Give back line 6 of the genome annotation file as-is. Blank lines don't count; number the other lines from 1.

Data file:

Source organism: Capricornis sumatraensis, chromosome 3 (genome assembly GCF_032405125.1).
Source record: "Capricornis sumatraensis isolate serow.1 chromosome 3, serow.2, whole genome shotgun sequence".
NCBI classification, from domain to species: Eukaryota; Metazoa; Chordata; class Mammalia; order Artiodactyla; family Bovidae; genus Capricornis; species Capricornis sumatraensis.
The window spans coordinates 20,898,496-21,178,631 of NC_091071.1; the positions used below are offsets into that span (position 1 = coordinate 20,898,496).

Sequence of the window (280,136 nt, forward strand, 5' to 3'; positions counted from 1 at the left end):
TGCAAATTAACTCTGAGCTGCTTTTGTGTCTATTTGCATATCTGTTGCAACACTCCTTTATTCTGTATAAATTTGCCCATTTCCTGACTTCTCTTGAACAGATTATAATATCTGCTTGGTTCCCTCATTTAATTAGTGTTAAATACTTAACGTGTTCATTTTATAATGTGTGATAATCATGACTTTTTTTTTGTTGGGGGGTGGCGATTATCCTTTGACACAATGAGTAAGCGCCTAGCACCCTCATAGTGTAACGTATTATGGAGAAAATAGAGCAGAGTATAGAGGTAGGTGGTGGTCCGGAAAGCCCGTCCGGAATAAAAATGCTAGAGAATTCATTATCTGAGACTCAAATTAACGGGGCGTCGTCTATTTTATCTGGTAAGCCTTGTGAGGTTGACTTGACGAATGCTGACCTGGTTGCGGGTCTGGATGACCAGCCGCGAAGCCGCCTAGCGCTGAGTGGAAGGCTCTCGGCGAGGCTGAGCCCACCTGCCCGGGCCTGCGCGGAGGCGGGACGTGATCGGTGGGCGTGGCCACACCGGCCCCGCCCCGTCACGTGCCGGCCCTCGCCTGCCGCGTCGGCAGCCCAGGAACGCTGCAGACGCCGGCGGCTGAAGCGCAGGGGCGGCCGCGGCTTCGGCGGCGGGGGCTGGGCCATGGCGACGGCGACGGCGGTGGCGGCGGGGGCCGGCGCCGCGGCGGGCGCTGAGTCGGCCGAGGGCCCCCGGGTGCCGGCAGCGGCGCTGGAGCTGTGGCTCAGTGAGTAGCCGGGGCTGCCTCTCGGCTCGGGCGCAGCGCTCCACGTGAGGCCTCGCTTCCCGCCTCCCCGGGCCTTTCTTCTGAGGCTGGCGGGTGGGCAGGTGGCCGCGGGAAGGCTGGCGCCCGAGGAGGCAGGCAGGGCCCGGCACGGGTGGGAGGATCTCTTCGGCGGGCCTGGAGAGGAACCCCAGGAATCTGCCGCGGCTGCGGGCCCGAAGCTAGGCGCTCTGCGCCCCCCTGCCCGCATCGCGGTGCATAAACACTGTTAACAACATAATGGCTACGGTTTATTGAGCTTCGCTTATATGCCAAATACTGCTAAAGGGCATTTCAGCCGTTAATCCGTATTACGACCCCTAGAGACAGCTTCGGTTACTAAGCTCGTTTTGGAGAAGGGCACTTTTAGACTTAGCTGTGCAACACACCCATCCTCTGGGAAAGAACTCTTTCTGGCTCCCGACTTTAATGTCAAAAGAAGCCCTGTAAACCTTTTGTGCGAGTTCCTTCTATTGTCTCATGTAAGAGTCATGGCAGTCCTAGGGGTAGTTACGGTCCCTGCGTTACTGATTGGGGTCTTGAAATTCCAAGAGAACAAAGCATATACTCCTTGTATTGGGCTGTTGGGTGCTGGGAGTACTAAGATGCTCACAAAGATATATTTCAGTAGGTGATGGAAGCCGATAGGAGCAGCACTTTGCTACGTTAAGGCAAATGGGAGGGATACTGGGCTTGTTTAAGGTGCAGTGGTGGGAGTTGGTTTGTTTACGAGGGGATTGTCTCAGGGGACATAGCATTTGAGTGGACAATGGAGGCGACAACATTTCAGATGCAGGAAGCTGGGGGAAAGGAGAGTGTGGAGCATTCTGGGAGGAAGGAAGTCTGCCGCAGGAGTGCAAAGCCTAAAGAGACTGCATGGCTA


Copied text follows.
TGCAAATTAACTCTGAGCTGCTTTTGTGTCTATTTGCATATCTGTTGCAACACTCCTTTATTCTGTATAAATTTGCCCATTTCCTGACTTCTCTTGAACAGATTATAATATCTGCTTGGTTCCCTCATTTAATTAGTGTTAAATACTTAACGTGTTCATTTTATAATGTGTGATAATCATGACTTTTTTTTTGTTGGGGGGTGGCGATTATCCTTTGACACAATGAGTAAGCGCCTAGCACCCTCATAGTGTAACGTATTATGGAGAAAATAGAGCAGAGTATAGAGGTAGGTGGTGGTCCGGAAAGCCCGTCCGGAATAAAAATGCTAGAGAATTCATTATCTGAGACTCAAATTAACGGGGCGTCGTCTATTTTATCTGGTAAGCCTTGTGAGGTTGACTTGACGAATGCTGACCTGGTTGCGGGTCTGGATGACCAGCCGCGAAGCCGCCTAGCGCTGAGTGGAAGGCTCTCGGCGAGGCTGAGCCCACCTGCCCGGGCCTGCGCGGAGGCGGGACGTGATCGGTGGGCGTGGCCACACCGGCCCCGCCCCGTCACGTGCCGGCCCTCGCCTGCCGCGTCGGCAGCCCAGGAACGCTGCAGACGCCGGCGGCTGAAGCGCAGGGGCGGCCGCGGCTTCGGCGGCGGGGGCTGGGCCATGGCGACGGCGACGGCGGTGGCGGCGGGGGCCGGCGCCGCGGCGGGCGCTGAGTCGGCCGAGGGCCCCCGGGTGCCGGCAGCGGCGCTGGAGCTGTGGCTCAGTGAGTAGCCGGGGCTGCCTCTCGGCTCGGGCGCAGCGCTCCACGTGAGGCCTCGCTTCCCGCCTCCCCGGGCCTTTCTTCTGAGGCTGGCGGGTGGGCAGGTGGCCGCGGGAAGGCTGGCGCCCGAGGAGGCAGGCAGGGCCCGGCACGGGTGGGAGGATCTCTTCGGCGGGCCTGGAGAGGAACCCCAGGAATCTGCCGCGGCTGCGGGCCCGAAGCTAGGCGCTCTGCGCCCCCCTGCCCGCATCGCGGTGCATAAACACTGTTAACAACATAATGGCTACGGTTTATTGAGCTTCGCTTATATGCCAAATACTGCTAAAGGGCATTTCAGCCGTTAATCCGTATTACGACCCCTAGAGACAGCTTCGGTTACTAAGCTCGTTTTGGAGAAGGGCACTTTTAGACTTAGCTGTGCAACACACCCATCCTCTGGGAAAGAACTCTTTCTGGCTCCCGACTTTAATGTCAAAAGAAGCCCTGTAAACCTTTTGTGCGAGTTCCTTCTATTGTCTCATGTAAGAGTCATGGCAGTCCTAGGGGTAGTTACGGTCCCTGCGTTACTGATTGGGGTCTTGAAATTCCAAGAGAACAAAGCATATACTCCTTGTATTGGGCTGTTGGGTGCTGGGAGTACTAAGATGCTCACAAAGATATATTTCAGTAGGTGATGGAAGCCGATAGGAGCAGCACTTTGCTACGTTAAGGCAAATGGGAGGGATACTGGGCTTGTTTAAGGTGCAGTGGTGGGAGTTGGTTTGTTTACGAGGGGATTGTCTCAGGGGACATAGCATTTGAGTGGACAATGGAGGCGACAACATTTCAGATGCAGGAAGCTGGGGGAAAGGAGAGTGTGGAGCATTCTGGGAGGAAGGAAGTCTGCCGCAGGAGTGCAAAGCCTAAAGAGACTGCATGGCTA